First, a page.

By Michael Stillman
First published by AE Monthly at americanaexchange.com
Most of us have probably sold an old book at a yard sale, on eBay, given it to a library, or some such thing. We probably never gave it a second thought. Maybe we need to. Maybe we are criminals, violating copyright law.
A case has come before the Supreme Court that could turn some of our assumptions upside down, at least as pertains to books produced overseas. Take that, Gutenberg! You better read Johannes' copyright notice before you sell your copy of his bible.
This issue arose from the brainchild of Supap Kirtsaeng, a student from Thailand attending college in America. He noticed textbooks are very expensive in America, and he was not a wealthy young man. However, he recalled that textbooks were much cheaper in Thailand, so he wrote to his family and asked them to see if they could find cheaper versions of the school books he needed back home. Indeed they could. American book publishers frequently print identical or very similar editions of the books they publish in America and sell them for much lower prices overseas.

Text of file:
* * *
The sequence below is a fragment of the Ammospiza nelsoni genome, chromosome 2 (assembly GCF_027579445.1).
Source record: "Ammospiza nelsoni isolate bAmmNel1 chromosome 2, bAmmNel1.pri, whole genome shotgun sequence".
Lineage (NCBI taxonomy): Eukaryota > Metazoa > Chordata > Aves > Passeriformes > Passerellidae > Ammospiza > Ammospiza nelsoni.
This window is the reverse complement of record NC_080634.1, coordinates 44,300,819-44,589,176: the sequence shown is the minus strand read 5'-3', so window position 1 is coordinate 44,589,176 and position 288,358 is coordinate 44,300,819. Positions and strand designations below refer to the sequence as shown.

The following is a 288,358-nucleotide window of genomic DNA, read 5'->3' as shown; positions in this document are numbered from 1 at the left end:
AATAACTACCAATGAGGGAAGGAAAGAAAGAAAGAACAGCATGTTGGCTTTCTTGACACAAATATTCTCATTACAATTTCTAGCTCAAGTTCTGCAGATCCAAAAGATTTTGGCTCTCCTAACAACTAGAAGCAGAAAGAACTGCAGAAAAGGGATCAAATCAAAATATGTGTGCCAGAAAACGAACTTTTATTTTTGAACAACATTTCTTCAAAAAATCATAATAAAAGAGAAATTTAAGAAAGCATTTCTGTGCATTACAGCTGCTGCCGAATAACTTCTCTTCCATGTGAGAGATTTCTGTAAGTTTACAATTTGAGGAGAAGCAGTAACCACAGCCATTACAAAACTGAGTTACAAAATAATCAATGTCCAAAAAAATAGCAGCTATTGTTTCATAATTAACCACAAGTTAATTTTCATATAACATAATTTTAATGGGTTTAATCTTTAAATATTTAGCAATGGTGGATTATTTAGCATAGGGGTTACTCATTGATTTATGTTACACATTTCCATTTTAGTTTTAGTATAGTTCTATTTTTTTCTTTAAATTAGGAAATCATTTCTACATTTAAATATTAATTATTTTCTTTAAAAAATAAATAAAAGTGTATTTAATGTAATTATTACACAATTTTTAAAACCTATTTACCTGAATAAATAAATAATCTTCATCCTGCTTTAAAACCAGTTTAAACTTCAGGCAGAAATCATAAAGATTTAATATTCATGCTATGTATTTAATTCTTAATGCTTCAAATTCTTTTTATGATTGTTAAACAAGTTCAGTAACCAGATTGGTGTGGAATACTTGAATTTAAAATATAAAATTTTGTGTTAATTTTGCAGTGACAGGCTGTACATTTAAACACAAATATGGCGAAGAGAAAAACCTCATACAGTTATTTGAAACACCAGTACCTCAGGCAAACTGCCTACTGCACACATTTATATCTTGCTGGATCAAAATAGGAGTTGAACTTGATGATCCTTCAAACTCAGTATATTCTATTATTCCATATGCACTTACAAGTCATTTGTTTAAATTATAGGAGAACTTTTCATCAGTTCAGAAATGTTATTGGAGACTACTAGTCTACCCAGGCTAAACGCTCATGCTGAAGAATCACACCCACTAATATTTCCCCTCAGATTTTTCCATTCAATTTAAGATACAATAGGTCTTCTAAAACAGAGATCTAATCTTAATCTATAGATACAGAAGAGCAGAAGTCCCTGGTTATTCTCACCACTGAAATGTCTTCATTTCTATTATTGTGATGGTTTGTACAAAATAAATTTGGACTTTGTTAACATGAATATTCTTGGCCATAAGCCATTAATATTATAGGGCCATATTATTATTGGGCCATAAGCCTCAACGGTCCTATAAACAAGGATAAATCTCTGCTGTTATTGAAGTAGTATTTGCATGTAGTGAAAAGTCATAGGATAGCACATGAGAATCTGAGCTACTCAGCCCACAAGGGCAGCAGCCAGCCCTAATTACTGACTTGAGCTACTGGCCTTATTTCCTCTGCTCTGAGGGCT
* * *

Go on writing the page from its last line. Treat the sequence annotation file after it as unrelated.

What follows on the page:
Mr. Kirtsaeng saw the light. Not only was he struggling with the high cost of books, but so were his fellow students. So, he asked his family to send him a whole bunch of books from Thailand. He began selling them in America, posting the books on eBay. He could sell them to American students for a lot less than they could buy them at the student bookstore, while still making a tidy profit for himself. Mr. Kirtsaeng was happy. Students were happy. John Wiley and Sons (publishers) was not. They sued Mr. Kirtsaeng.